As for your last point, I must reiterate that no studies have shown that circumcision makes any difference in male-male transmission of HIV. So foreskin status is irrelevant (given current data) for the gay/bi population. Your argument is insufficient. A gay teen/adult can always elect to get circumcised. I have never argued against that. But it need not be done in the neonatal/childhood period, where the individual can't consent to a medically unnecessary operation. Rather than presenting a false sense of security with circumcision, I still believe the money that would've went into funding that operation would be better utilized in condom promotion and (comprehensive) safe sex education. Has this not worked for Europe, Thailand, and now (I think) India?

I've responded to your questions point for point, when will you answer mine? :-P

Wednesday, January 6, 2010

I Guess I'll Post It . . .

First of all, thanks to all the people who commented on my last post. I'm glad you took the time to say something. :-) For the record, I've no intention of leaving the blogosphere any time soon.

Now I've been debating about posting the following since last night. I don't think it's really meaningful of me to post it as I doubt I'll change any minds here, but I'm going to post it anyway after talking to a couple other bloggers online. So I guess I'll post it . . .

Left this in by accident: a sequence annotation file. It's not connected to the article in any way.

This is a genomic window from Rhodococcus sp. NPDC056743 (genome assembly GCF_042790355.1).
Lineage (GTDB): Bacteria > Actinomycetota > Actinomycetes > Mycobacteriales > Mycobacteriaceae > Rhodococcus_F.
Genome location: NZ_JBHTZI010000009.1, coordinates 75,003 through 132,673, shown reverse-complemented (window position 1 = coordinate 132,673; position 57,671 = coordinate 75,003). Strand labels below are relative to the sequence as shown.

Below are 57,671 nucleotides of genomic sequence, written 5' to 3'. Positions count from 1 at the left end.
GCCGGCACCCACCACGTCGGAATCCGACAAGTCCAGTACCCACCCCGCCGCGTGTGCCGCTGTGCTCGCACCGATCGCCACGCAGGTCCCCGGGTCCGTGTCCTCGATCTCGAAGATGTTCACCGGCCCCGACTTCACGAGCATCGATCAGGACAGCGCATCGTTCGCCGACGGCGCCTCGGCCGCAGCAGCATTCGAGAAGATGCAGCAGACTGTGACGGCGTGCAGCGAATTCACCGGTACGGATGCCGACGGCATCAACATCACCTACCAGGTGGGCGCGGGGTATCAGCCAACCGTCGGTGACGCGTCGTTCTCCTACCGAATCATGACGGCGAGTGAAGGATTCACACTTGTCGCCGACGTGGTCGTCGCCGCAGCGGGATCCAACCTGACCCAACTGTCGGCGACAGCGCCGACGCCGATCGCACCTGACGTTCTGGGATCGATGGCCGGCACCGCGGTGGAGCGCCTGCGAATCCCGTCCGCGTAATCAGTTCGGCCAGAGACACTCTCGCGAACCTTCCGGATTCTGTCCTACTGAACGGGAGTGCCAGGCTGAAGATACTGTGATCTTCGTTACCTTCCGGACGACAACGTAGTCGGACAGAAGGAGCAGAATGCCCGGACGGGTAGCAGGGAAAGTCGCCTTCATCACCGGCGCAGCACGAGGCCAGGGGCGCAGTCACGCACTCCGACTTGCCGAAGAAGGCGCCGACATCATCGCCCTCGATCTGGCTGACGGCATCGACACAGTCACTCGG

You see, I get the AMA (American Medical Association) Morning Rounds - basically, their daily newsletter emails. Yesterday I read an article that really bugged me. So I wrote a rather involved comment in response to it, only to find out that I have to be a subscriber for my comment to be seen. Thanks a lot Wall Street Journal. -_-

Anyway, here's the "blog-friendly" version:
The article:
Should Pediatricians Recommend Routine Circumcision?

My would-be comment:
"I'm rather appalled at the bias in this article, particularly from such a reputable reporting source as the WSJ.

As a former MPH (Master's in Public Health) student in epidemiology, and currently a medical student, I don't understand how people in the field can truly translate those studies to the US population. The results of those African studies haven't been replicated in the US and observational studies can be risky to base policy on.

In fact, a study sometime in 2007 found no significant protective factor between circumcision and US men. Read here.

Furthermore, a 2008 New Zealand study on birth cohorts (groups followed since birth) of circumcised and uncircumcised men found no significant difference in protecting against STIs. Read here.

Do we discredit such studies? One done in the US and the other done in New Zealand, a country whose demographics are much closer to that of the US than Africa?

And the American Cancer Society reaffirmed in 2009 that "Most experts agree that circumcision should not be recommended solely as a way to prevent penile cancer." Read here.

Also, healthy infants do die every year from circumcisions, even in Western developed countries like the US and the UK. Infants are so vulnerable to bleeding and infection immediately after birth, why would we risk their health during that time? Even if such deaths are rare, they do happen. But when they do, one must wonder, "Would this child have lived a full, healthy, and perfectly normal life had he not undergone that surgery?" The answer is most likely "Yes."